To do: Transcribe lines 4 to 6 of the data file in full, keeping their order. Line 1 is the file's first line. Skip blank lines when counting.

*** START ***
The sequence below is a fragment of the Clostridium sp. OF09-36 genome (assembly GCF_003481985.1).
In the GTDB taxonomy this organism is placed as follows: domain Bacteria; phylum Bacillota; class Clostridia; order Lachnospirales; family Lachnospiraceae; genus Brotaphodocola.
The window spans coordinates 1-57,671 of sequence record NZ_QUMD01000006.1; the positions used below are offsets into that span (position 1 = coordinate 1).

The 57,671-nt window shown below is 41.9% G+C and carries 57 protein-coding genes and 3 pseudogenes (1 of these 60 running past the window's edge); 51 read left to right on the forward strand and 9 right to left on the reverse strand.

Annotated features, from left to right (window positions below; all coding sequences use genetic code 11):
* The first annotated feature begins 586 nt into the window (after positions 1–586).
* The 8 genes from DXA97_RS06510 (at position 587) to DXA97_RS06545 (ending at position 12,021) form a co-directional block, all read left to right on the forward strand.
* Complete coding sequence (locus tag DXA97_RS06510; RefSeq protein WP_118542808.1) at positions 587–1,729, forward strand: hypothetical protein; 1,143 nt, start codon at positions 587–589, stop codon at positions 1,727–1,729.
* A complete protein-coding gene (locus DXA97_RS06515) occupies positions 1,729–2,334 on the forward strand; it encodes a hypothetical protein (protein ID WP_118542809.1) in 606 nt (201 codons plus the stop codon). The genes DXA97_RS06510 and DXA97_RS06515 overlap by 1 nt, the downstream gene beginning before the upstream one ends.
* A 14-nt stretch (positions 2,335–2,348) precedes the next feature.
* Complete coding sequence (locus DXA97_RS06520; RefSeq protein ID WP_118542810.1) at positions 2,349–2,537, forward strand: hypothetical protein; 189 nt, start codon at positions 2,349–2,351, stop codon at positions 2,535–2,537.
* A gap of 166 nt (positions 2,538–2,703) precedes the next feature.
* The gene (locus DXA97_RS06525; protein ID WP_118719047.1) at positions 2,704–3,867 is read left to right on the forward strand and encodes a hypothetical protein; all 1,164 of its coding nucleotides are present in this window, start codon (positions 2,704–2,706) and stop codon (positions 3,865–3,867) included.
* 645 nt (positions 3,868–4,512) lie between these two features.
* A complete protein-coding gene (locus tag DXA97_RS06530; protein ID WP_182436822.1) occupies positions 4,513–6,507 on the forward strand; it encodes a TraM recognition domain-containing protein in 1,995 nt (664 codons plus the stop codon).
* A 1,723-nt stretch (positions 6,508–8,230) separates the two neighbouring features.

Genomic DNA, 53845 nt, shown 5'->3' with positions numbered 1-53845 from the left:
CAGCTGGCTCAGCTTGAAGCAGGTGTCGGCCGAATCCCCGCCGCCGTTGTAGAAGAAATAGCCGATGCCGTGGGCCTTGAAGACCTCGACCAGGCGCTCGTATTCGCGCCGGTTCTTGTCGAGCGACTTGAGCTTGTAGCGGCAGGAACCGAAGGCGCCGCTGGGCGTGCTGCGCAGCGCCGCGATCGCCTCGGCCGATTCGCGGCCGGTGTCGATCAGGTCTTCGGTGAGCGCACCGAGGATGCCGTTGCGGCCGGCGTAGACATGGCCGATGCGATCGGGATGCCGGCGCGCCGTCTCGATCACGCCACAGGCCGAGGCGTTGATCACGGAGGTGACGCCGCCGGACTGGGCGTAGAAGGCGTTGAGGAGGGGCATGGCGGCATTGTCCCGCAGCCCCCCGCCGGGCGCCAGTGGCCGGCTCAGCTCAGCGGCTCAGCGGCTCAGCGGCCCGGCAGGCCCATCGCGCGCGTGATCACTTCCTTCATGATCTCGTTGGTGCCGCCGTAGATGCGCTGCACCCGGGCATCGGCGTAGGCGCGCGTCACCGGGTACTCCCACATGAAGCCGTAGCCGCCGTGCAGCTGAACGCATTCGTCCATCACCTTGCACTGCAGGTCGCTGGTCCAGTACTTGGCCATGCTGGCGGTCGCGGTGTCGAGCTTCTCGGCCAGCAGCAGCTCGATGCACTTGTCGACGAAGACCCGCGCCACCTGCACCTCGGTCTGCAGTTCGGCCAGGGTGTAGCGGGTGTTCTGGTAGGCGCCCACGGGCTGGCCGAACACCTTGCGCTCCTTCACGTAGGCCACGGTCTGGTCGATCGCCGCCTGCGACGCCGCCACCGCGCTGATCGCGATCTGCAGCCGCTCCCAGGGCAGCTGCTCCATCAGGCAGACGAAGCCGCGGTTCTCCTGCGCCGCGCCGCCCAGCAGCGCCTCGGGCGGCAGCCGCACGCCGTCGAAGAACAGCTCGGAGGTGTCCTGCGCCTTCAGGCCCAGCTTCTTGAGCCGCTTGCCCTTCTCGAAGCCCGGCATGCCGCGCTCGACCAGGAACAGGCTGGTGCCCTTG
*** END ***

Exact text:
The 57,671-nt window shown below is 41.9% G+C and carries 57 protein-coding genes and 3 pseudogenes (1 of these 60 running past the window's edge); 51 read left to right on the forward strand and 9 right to left on the reverse strand.

Annotated features, from left to right (window positions below; all coding sequences use genetic code 11):
* The first annotated feature begins 586 nt into the window (after positions 1–586).